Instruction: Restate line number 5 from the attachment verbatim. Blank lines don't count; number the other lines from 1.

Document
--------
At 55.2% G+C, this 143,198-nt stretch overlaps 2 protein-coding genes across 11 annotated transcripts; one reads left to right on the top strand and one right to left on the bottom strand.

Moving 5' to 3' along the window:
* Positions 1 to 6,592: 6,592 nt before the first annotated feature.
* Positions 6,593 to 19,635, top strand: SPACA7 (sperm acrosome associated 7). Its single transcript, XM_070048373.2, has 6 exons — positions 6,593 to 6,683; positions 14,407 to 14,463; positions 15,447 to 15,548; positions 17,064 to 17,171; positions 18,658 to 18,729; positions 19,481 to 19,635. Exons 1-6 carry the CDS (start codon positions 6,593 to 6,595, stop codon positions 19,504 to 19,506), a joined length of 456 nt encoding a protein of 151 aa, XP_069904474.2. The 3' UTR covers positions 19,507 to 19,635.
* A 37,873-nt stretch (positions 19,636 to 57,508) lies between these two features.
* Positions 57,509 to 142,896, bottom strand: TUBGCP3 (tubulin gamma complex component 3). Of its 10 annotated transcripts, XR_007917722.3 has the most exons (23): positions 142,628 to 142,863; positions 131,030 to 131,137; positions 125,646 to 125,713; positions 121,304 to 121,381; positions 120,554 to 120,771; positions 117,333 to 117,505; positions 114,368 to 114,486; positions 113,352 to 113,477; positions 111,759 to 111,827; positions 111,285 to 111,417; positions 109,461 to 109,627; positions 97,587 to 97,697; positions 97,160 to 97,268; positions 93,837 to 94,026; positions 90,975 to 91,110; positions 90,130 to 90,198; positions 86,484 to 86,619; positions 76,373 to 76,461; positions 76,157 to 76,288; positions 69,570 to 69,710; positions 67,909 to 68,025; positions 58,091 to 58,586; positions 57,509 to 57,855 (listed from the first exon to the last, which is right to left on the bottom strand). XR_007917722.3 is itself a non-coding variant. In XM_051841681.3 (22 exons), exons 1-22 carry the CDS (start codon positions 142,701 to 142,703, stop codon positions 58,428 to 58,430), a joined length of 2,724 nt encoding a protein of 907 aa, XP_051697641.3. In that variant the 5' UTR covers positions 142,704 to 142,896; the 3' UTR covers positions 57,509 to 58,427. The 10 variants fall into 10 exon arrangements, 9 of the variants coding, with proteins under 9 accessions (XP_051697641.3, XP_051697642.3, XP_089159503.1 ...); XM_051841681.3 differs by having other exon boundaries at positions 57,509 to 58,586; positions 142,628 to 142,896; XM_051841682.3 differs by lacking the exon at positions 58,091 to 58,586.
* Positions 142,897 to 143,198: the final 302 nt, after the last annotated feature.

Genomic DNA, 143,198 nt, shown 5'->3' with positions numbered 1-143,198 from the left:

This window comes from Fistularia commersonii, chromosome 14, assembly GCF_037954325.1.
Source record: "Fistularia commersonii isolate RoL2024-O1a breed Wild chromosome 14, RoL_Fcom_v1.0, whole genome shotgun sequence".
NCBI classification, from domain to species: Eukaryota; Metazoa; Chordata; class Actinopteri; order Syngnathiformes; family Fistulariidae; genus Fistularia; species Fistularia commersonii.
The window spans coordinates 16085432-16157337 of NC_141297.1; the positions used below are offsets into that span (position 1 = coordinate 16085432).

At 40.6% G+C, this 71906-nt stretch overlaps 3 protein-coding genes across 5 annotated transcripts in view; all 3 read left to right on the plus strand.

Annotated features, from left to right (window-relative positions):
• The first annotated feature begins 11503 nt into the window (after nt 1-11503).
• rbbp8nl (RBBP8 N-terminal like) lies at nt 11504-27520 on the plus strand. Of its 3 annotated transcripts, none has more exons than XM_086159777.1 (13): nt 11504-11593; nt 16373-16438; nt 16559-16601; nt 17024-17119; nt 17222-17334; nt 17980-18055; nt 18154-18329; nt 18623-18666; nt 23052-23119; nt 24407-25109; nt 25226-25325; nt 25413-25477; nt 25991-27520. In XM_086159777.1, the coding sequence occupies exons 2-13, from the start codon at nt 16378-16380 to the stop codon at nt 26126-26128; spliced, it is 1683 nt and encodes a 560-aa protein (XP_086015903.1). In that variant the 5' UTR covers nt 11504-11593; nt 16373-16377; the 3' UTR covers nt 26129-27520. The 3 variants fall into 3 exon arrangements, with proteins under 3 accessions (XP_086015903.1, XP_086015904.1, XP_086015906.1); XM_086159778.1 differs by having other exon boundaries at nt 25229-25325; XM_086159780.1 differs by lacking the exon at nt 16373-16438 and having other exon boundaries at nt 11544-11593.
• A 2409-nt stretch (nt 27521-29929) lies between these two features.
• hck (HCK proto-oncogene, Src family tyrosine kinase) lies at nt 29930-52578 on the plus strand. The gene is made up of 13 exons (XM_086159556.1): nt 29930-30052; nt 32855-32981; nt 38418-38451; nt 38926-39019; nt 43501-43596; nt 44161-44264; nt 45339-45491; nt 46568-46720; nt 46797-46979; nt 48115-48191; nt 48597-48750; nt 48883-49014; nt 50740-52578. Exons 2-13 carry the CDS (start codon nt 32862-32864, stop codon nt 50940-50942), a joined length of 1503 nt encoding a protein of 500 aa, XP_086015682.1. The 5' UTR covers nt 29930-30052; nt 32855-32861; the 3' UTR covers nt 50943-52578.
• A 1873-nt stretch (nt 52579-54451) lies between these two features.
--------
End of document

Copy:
* A 37,873-nt stretch (positions 19,636 to 57,508) lies between these two features.